Relatives of victims of Palestinian terror want Abbas barred from UN

Families say PA president is responsible for inciting and encouraging terror, implore Trump to deny him entry to the US

Mahmoud Abbas, Palestinian Authority president, addresses the 72nd UN General Assembly on September 20, 2017, at the United Nations in New York. (AFP PHOTO / ANGELA WEISS)
Mahmoud Abbas, Palestinian Authority president, addresses the 72nd UN General Assembly on September 20, 2017, at the United Nations in New York. (AFP PHOTO / ANGELA WEISS)

Relatives of victims of Palestinian terror attacks called on US President Donald Trump on Sunday to bar Palestinian Authority President Mahmoud Abbas from attending the United Nations General Assembly to be held in New York later this week.

“Abbas is the one person who is personally responsible for the monthly reward payments by the Palestinian Authority to terrorists and the families of terrorists who murdered our loved ones,” the group, American Victims of Palestinian Terrorism, said in a letter. “As recently as last week Abbas reiterated and reaffirmed his commitment to making such payments, assuring that payments would be made to the Palestinian terrorist who brutally murdered Ari Fuld, a dual citizen of the United States and Israel.”

The victims’ relatives said the decision to allow Abbas entry into the US was not only a “slap in the face” to those who have suffered from Palestinian terror, but also “in clear violation of the spirit and the letter of American law.”

The letter cited legislation that prohibits entry to the US to anyone who “endorses or espouses terrorist activity or persuades others to endorse or espouse terrorist activity.”

The victims also stated that in the past the US had denied entry to diplomats who supported terror.

Richard Lakin (left) reads a book to his granddaughter, as his son Micah Avni looks on. January 2014. (Courtesy)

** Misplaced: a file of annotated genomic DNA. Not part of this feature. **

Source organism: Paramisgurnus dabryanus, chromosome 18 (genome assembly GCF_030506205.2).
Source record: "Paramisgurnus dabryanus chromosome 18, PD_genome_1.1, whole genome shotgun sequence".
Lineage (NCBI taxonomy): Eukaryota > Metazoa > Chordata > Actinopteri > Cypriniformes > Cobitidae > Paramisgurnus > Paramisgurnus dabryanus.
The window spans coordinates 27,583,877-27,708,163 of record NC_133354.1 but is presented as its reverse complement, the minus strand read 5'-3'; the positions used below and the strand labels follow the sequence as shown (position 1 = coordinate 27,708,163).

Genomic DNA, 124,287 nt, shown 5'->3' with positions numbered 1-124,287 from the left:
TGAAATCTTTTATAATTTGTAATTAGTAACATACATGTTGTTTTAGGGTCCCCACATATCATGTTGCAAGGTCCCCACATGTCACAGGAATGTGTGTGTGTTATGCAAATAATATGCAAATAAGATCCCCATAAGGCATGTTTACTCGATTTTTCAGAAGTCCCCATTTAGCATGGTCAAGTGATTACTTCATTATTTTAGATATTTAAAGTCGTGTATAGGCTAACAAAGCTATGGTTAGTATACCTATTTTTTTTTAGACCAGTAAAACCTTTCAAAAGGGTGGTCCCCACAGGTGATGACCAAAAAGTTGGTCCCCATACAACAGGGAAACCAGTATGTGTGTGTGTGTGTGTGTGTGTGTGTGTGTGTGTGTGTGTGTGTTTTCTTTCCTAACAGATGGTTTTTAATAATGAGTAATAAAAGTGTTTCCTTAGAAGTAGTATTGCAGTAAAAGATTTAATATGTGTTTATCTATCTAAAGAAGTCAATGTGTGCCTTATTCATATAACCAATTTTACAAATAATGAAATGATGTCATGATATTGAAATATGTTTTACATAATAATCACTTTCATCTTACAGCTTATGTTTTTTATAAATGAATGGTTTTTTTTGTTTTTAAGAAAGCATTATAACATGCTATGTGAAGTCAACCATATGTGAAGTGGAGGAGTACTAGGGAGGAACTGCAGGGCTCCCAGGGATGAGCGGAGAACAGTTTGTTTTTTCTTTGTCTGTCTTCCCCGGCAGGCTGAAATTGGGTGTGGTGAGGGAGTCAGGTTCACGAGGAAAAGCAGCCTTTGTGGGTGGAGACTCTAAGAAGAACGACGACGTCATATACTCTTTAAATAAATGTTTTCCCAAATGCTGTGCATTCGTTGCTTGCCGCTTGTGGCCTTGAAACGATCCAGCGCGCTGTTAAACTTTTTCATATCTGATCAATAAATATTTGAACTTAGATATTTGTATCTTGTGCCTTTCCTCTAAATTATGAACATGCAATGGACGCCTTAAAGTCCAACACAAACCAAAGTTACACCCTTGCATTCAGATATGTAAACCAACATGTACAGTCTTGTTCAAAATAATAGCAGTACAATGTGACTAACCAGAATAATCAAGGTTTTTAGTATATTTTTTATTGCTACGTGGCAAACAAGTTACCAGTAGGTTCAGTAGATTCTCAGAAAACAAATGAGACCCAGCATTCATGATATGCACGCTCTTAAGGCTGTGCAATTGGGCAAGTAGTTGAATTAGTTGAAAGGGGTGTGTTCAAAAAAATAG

“Iranian diplomat to the United Nations Hamid Abutalebi was prohibited entry by the Obama administration because of his connection to the death of an Iranian dissident in Rome,” the letter said.

In his speech to the UN General Assembly on Thursday, Abbas will urge the international community to either save the two-state solution or take responsibility for its demise and “burial,” unnamed Palestinian sources told the London-based Arabic daily Asharq Al-Awsat Friday.

The sources said Abbas’s appeal for an international peace conference will be his final effort to save the peace process before he is forced to make “difficult decisions.” These could include suspending the PA’s recognition of Israel, annulment of accords — including Oslo — and declaring the Palestinian territories to be a state under occupation.

Micah Lakin Avni, the son of Richard Lakin, a 76-year old retired elementary school principal from Connecticut who was killed by Palestinian terrorists on a public bus in Jerusalem in October 2015, said Abbas was responsible for the terror attacks through his incitement.

“Abbas is the Grand Wizard of Incitement to violence and terror. He sets the tone in the Palestinian community calling regularly upon Palestinian youth to pick up arms and murder innocent Israelis and Americans,” he said in a statement. “Abbas fuels the Palestinian culture of death with an evil system of reward payments to terrorists… It is unethical, immoral and illegal to allow Abbas to set foot on American soil.”

Ari Fuld, who was stabbed to death by a Palestinian terrorist outside a West Bank shopping mall on September 16, 2018. (Facebook)

Other signatories to the letter included the families of Fuld, who was murdered by a Palestinian teenager on September 16; Taylor Force, whose murder on March 8, 2016, on a visit to Israel led to the US ending aid to the PA as long as it pays stipends to terrorists; and Hallel Yaffa Ariel, a 13-year-old girl who was stabbed to death by a Palestinian terrorist while she slept in her bed on June 30, 2016.

The State Department responded to a similar request made earlier by the activist group Palestinian Media Watch, saying the US was required to allow Abbas to enter the country to attend the United Nations meeting.

“The Immigration and Nationality Act prohibits us from disclosing details of individual visa cases. All visa applications are reviewed individually in accordance with the requirements of US law,” a spokesman said in an emailed statement.

“As host nation of the UN, except for limited exceptions, the United States is generally obligated under an agreement between the United States and the UN to admit the chosen representatives of Member States into the United States for the purposes of representing their country at the UN.”

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